It was a simple and friendly people who sauntered the streets. Stores, barbershops and tavernas were busy. As in Mykonos, each turn of every narrow cobbled lane brought a new vista, but here all was softened by foliage. Bunches of grapes hung from balconies, and there were purple splashes of morning glories and red blazes of hibiscus against the whitewashed walls. Palms could be glimpsed through arched gateways. Of the Cyclades, Paros was the greenest. Although perhaps less picturesque than Mykonos—the whitewash is not so dazzlingly bright, there are less up-and-down and twist to the streets, and fewer architectural gems—I found Paros less touristy.
By late afternoon we were away. The sun had set when Aegean ghosted into Port Livadhi on Seriphos. We rowed ashore in the dusk to have a drink at the taverna. Typically, it was a plain, bare room, with a few tables and chairs on a cement floor, lighted by kerosene lamps. Two fishermen playing backgammon in a corner murmured a greeting as we entered, and the proprietor and his wife saluted Hod as an old friend, putting out the best ouzo and a bowl of Amphissa olives, purple as grapes and wrinkled as prunes.
Later, back aboard Aegean, we sat in the cockpit while the moon lifted above the encircling peaks. Softly over the water came a voice singing a lament in the thin high monotone of the East, a sad sound, yet lovely. We watched the village on the hillside above. It had suddenly been illuminated by the rising moon, tiers of houses hanging on a slope steep enough to tax a goat.
Hod had warned me that Aegean weather could change swiftly, but my last look at the serene sky did not prepare me for awakening to rain pattering on deck and whistling gusts through the rigging. At 6:30, when we got under way for the longest open-water passage of the cruise, lead-dull clouds were masking the sunrise. Clad in oilskins, we poked around the sheltering point into a small but lumpy sea.
We found only a moderate southerly. Sails were added one after another until Aegean romped along. Astern, the dropping Cyclades merged with distant rain squalls, and the 65-mile passage vanished in water tumbling under the broad quarter. By midafternoon Aegean slid into the snug harbor of Spetsai.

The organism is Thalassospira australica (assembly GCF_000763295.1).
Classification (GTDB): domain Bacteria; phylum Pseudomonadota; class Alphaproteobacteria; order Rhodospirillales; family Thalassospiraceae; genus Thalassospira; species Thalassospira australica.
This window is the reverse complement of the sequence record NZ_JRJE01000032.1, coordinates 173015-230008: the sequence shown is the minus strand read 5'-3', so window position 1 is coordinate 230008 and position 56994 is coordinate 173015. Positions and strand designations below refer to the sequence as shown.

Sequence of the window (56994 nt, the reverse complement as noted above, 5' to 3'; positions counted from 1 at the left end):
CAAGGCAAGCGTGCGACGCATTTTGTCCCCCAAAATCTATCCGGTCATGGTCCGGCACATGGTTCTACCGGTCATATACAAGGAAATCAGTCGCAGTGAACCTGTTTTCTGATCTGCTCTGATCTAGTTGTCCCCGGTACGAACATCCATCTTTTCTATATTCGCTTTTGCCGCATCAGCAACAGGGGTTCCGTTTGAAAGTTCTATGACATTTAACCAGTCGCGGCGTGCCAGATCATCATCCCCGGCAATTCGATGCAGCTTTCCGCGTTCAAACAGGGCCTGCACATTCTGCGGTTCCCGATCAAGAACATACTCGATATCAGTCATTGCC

Spetsai is like a place in the Mediterranean, perhaps a French Riviera town or an Italian island. It is much greener than anything in the off-lying Aegean archipelago, and much more sophisticated. From the deck, as we approached, could be seen tall Lebanon cedars, dark against the paler green of palms, pines and olive trees. The houses, in a long crescent facing the sea, were shuttered and imposing, obviously the part-time residences of people who worked elsewhere and came to Spetsai to enjoy a leisured life. Spetsai is a resort, the summer home of wealthy Athenians. Sidewalks and approaches to the villas are intricate mosaics of black and white pebbles, usually nautical in motif—anchors, crossed cannon, compass roses, even full-rigged ships. Yachts cluster in the inner harbor, and fishing boats nestle behind a protecting breakwater off the central square, overlooked by the outdoor tables of the tavernas.
Separated by only a narrow strait is Spetsopoula, the private domain of Stavros Niarchos, Greek shipping magnate. Going ashore by invitation, we were overwhelmed by a gigantic works program. Dredges, divers and barges were busy on a breakwater forming a harbor for Creole, at 190 feet overall one of the largest sailing yachts afloat, and lesser vessels of a private fleet; bulldozers and grading equipment constructed roads; a small army of craftsmen transformed and enlarged a villa. Gamekeepers supervised a battery of pheasant-breeding pens, and at adjoining kennels trainers exercised dogs. Deer roamed the heavy underbrush, while over the trees towered a radio antenna.
Awed, Hod and I were content to anchor for the night in a deserted cove at the western end of Spetsai called Zoyioryia. Cannon buried at the water's edge to take the hawsers of vanished ships testified to departed importance. Around us grew olive trees, pale and silvery, and spears of sisal, almost tropic in aspect, but above on the hillside sighed the heavy dark pines of temperate latitudes. We seemed a thousand miles from the stark Cyclades. Rain fell during the night as the wind swung, but Aegean lay snug in her rock nest.